Hisler is anticipating a more severe shortage of lifeguards come August, as high school and college students go back to school, he says. Staffing has historically been a problem during the earliest and latest weeks of summer. One possible solution is to hire retirees, according to Fisher.

“They come down and they are swimming laps for fitness and health. They enjoy it. They like the community and want to help,” Fisher says. “We just need to let them know that, hey, there’s no age limit to coming down and getting trained and helping your community pool.”

Per Fisher’s advice, Hisler and other Raleigh officials are trying to reach out to active adults and retirees, many of whom come to the pool daily and have schedules that enable them to work during the daytime hours. City staff are also considering offering retention bonuses for lifeguards who will stay on until Labor Day, Hisler says.

Another problem Raleigh faces is getting qualified applicants. The city is now seeing more applicants for lifeguarding positions, but not everyone who applies can pass the swim assessment, Hisler says.

“Even if somebody’s interested in becoming a lifeguard, they have to be able to pass the certification requirements, and that’s not something that everybody’s able to accomplish,” he says. “Hiring lifeguards across the country has been challenging for many of us, because it is a little more physically demanding than a lot of part-time jobs.”

One solution to that problem may be hiring lifeguards with shallow water certifications, which are easier to get than deep water certifications, says Fisher. Shallow water lifeguards can’t guard deep diving areas but can guard wading pools, shallow water areas, and five-foot lap lanes, freeing up more experienced lifeguards to watch the deep end.

Fisher adds that cities should also do their best to keep pools open for swimming classes and lifeguard training, which create better swimmers and more lifeguards.

What now?

The good news is that Raleigh officials have been able to hire more lifeguards in recent weeks. Eighteen lifeguards have been hired since June, and another 19 recently graduated training and are in the midst of the hiring process. To open all the city’s pools full-time, officials need to hire about 50 more lifeguards, according to Hisler. Recent news coverage of the crisis has helped get the word out, he says.

“There’ve been a lot of parents recently … [who will] look to their kids and go, ‘You can swim, you can meet these requirements. Let’s go and see if we can help out.’ That’s been super exciting,” Hisler says. “Another community member recognized their local pool was going to be impacted and went out and found teenagers they already had a relationship with. They said, ‘Let’s go to the job fair and submit our applications, because we know that if we can be guards, then that helps get our community pool open.’”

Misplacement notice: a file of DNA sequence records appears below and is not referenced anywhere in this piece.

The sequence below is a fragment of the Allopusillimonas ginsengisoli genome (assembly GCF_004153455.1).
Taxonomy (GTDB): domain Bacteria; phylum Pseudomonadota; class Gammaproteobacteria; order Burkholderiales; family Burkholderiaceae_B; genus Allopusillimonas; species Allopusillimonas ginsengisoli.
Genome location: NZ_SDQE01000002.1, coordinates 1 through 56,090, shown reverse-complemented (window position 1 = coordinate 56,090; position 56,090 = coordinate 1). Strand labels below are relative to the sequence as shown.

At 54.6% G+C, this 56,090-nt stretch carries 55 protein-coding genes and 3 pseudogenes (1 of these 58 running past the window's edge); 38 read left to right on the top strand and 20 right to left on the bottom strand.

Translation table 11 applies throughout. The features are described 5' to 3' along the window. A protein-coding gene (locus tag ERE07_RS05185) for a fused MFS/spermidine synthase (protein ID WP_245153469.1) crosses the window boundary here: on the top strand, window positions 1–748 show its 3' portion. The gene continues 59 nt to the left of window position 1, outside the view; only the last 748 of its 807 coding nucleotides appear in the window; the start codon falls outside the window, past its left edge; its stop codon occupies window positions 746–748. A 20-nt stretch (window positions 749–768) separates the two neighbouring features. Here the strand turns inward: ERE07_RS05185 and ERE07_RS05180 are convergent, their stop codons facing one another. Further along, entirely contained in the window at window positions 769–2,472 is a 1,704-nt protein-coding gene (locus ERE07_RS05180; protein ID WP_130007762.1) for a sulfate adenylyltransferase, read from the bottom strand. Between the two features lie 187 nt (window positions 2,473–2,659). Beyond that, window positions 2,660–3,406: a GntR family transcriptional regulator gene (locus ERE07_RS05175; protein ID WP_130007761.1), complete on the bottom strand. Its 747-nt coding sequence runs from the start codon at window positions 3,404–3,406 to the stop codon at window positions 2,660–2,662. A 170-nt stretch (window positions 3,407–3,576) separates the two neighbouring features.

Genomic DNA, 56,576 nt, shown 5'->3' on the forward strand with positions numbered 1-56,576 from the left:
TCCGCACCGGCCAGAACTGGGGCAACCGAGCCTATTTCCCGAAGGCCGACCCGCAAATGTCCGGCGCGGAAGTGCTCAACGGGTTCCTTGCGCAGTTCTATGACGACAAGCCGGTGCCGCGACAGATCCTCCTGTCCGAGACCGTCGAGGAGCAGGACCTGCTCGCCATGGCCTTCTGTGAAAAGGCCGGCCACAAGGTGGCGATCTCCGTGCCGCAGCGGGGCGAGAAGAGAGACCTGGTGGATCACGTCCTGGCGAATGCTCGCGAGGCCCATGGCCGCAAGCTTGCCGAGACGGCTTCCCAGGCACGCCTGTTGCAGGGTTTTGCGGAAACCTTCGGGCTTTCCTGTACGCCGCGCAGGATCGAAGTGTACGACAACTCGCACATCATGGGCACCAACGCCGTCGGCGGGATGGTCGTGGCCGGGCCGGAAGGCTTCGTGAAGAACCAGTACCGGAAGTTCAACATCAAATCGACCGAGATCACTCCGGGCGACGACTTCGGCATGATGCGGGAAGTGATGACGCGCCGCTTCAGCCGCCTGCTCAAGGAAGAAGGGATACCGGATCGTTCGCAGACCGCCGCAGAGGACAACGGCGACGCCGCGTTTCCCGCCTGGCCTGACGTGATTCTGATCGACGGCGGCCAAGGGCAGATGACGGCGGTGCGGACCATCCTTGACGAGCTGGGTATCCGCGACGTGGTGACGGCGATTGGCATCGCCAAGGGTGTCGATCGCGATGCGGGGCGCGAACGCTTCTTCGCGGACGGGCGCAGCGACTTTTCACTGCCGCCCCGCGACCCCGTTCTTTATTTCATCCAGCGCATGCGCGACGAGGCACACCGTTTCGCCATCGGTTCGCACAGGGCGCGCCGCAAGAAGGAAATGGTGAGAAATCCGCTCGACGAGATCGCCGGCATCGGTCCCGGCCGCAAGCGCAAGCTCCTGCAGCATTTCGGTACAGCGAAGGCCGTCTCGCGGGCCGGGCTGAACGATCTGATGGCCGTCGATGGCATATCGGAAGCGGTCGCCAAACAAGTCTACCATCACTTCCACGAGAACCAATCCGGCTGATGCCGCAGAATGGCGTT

At least one teenager applied for a lifeguard position this month because of recent news coverage. Addie Coral, 15, says she heard about the job opportunity through WRAL, and her aunt encouraged her to apply.

“I’ve actually worked before, I worked for a little bit at a general store. But I felt like it would be a fun job to do,” Coral says.

Plus, “it was better pay than what I’ve been getting,” she says. “When my brother started lifeguarding, it was like $7.25.”

The raise in hourly pay is another strategy Raleigh officials are using to try to recruit new lifeguards, Hisler says. Raleigh raised starting pay for lifeguards from $9 an hour to $13 an hour. More experienced lifeguards can make up to $15 an hour.

The strategy seems to be working. Phillips and Jones-Selater each said the higher pay was one of the reasons they decided to apply. Jones-Selater plans to use the money he makes this summer to buy three new rolls of leather, he says. One of his hobbies is crafting leather bags and wallets.

If city officials are able to hire enough lifeguards, they plan to open the Lake Johnson pool next, Hisler says. They also want to add weekday hours at Biltmore and Longview as temperatures climb into the 90s.

“Thirty minutes after we opened [Longview], there were already kids in the pool, and they were jumping [around]. For me, that’s why we do what we do,” Hisler says.

“There’s nothing better, during the summer, than family and friends having the opportunity to just come together. That’s what the pools create. They’re community gathering spaces. [They] break down barriers. It’s just an opportunity for kids to be kids … for neighbors to connect in a relaxing atmosphere, maybe meet somebody new.”

Support independent local journalism. Join the INDY Press Club to help us keep fearless watchdog reporting and essential arts and culture coverage viable in the Triangle. 

Follow Staff Writer Jasmine Gallup on Twitter or send an email to